A Reason To Travel Unveils Majestically Contemplative Post-Rock On New Record

Kingdom — the thoroughly moving new album from the Denmark-based ambient post-rock project A Reason To Travel — sounds like a solitary journey through fields of emotionally jarring wreckage. Pondering destruction can be anguishing — yet, in the end, the album also proves refreshingly illuminating.

Although the album title suggests regality, much of the grandiosity of the referenced kingdom within the world of the record has seemingly vanished by the end of its runtime. Gone are the court celebrations, gone are the stately structures, and gone are the triumphant returns from afar. There’s a shadow of what once stood — the melodies here often prove dramatic and quite compelling — but just about all that’s left is a chance for somber meditation on whether all of it stood for anything lasting at all.

The ambient elements of Kingdom frequently take over the mix, which helps cultivate the sense of a space for contemplation, as if standing alone in a grassy plain as a somehow light-bearing fog slowly builds. The music also often sticks to a relatively restrained (but persistent) pace, although an array of captivating flourishes unfold throughout the venture. When the energy slightly picks up, the music feels like an actual journey through some overgrown forest-surrounded ruins.

There are some noticeably bright moments unfolding throughout the venture, including on “Hubris,” which is also noticeably guitar-centric, but a blanket of shadowy sonic haze rolls in behind these elements, like an experience of suddenly noticing an ominous storm on a distant horizon while enthralled in a moment of — as the song title suggests — hubris. Moving through the smoothly presented contrast between the shimmering atmosphere and the stark undertow feels profoundly sobering, like a musical memento mori.

The music feels impressively expansive and at times seems like the soundtrack of a somber fantasy epic. As the boundaries within the songs seem to shift more in line with cloudy and disorienting emotion than rigid structures, the music also often feels at least somewhat surreal and dream-like, which expands the emotional impact. Every element proves quite expressive, with currents of passion running through the work.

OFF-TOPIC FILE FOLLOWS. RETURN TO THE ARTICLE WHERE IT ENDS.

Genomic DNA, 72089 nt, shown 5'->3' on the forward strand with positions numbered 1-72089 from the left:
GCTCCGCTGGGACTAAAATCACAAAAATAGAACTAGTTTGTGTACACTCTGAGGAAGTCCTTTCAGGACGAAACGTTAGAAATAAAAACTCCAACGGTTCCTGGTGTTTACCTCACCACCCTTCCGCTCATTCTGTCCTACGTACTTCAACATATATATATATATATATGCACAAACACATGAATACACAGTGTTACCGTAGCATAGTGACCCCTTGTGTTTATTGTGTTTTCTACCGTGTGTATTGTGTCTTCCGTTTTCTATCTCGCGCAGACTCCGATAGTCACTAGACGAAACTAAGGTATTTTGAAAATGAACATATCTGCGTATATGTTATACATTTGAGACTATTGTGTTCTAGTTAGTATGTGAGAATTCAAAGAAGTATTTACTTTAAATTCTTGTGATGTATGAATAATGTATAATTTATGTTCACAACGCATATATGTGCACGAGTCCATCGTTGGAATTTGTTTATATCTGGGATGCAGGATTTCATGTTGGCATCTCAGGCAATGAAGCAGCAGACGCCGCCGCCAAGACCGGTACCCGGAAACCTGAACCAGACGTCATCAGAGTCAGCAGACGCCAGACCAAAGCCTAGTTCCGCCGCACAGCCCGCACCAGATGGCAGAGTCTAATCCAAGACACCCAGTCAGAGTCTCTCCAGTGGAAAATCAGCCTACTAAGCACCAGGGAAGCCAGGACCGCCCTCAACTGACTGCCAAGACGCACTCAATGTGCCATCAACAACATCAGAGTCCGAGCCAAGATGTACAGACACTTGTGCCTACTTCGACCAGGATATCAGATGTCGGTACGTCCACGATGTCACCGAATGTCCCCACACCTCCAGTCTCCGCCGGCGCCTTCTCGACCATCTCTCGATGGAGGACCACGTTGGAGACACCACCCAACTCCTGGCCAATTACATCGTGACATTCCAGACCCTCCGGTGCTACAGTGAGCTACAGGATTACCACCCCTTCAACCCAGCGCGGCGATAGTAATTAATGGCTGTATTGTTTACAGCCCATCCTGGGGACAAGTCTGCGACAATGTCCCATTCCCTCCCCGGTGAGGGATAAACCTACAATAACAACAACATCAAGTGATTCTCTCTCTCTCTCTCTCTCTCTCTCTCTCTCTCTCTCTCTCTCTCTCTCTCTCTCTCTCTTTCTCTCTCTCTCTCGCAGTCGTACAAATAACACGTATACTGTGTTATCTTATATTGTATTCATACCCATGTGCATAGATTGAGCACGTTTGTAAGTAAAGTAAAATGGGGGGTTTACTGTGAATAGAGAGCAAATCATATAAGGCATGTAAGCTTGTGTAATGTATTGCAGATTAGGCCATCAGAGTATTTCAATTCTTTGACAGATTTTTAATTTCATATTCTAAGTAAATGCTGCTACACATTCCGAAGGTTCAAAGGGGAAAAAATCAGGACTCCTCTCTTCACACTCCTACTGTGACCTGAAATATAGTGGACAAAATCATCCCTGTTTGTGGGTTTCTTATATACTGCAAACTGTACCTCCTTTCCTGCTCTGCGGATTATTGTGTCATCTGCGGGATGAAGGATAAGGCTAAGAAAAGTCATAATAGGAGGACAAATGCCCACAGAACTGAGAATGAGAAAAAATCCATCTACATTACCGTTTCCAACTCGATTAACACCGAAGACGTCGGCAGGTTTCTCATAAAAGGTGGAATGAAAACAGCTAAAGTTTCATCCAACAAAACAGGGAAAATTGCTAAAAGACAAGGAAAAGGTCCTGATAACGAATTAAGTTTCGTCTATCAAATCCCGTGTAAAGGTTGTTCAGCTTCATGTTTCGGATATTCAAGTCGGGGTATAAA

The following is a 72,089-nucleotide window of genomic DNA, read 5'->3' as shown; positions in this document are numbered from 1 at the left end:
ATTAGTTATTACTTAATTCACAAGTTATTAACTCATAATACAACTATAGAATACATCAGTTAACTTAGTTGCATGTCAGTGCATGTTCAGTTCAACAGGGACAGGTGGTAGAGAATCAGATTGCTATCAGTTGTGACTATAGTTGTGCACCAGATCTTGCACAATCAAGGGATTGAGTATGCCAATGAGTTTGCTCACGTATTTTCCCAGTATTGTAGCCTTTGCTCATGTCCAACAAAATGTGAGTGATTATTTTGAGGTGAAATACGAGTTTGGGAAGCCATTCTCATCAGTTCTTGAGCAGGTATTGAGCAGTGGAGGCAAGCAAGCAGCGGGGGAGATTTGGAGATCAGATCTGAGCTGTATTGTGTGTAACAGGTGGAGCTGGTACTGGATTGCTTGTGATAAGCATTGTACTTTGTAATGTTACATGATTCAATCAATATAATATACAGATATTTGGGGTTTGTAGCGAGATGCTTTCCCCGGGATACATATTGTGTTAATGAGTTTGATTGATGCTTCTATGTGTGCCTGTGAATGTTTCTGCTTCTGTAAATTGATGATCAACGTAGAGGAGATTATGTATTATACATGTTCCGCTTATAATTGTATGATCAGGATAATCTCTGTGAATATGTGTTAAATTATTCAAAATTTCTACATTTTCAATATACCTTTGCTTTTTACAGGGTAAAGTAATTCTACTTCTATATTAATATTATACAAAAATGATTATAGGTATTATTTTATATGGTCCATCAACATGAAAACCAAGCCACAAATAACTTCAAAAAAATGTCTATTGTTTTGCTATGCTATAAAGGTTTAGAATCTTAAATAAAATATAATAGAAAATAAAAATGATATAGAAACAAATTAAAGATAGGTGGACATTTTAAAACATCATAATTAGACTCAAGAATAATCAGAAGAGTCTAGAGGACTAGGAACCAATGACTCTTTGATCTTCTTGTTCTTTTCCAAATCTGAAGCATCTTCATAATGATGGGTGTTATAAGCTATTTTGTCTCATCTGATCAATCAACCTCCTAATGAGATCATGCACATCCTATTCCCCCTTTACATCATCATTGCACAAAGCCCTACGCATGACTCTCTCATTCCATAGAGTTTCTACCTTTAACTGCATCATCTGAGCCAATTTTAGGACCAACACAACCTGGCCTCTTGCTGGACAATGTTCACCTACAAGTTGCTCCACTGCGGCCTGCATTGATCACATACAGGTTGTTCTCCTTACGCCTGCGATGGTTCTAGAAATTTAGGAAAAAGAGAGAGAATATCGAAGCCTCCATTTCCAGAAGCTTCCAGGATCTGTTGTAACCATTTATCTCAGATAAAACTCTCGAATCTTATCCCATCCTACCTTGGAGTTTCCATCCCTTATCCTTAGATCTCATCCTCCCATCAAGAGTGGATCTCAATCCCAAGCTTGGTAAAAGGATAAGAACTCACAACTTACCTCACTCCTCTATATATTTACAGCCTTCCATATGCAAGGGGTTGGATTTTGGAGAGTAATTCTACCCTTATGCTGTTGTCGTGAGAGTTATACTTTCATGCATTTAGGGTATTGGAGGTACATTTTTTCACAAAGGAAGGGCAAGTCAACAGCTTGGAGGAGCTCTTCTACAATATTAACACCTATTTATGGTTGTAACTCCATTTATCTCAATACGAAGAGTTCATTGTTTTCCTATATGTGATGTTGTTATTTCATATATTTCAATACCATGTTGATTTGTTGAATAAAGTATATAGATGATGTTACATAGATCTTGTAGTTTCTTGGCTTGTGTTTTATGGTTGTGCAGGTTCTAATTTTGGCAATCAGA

There are no lyrics on Kingdom, but song titles follow the journey of a royal who begins with confidence before exiting in somber defeat. Album opener “Coronation” features slowly paced and contemplative riffing, with a relatively coarse atmosphere in the mix that expands a sense of metaphysical strain. Across the album as a whole, there’s a real sense of a personal perspective of what’s been lost. The songs prove underpinned by starkly forceful forward progressions — and at a couple points, including the closing track “Turmoil,” the drums pick up like a morbid processional — but the music remains dynamically pained.

Tracks including “Fleeting Bliss,” “They Will Tell Stories About You,” and “Equinox” feature prominently displayed ambient passages, with tones that frequently gradually grow in intensity. “They Will Tell Stories About You” breaks into a dramatically resounding end featuring a thick fog and slowly booming hits, like a crescendo of anguish as what had been built suddenly crashes to the earth.

The music is impressive for its whole runtime, providing richly nuanced looks at jarring destruction.

5/5 Stars

Listen to Kingdom from A Reason To Travel below!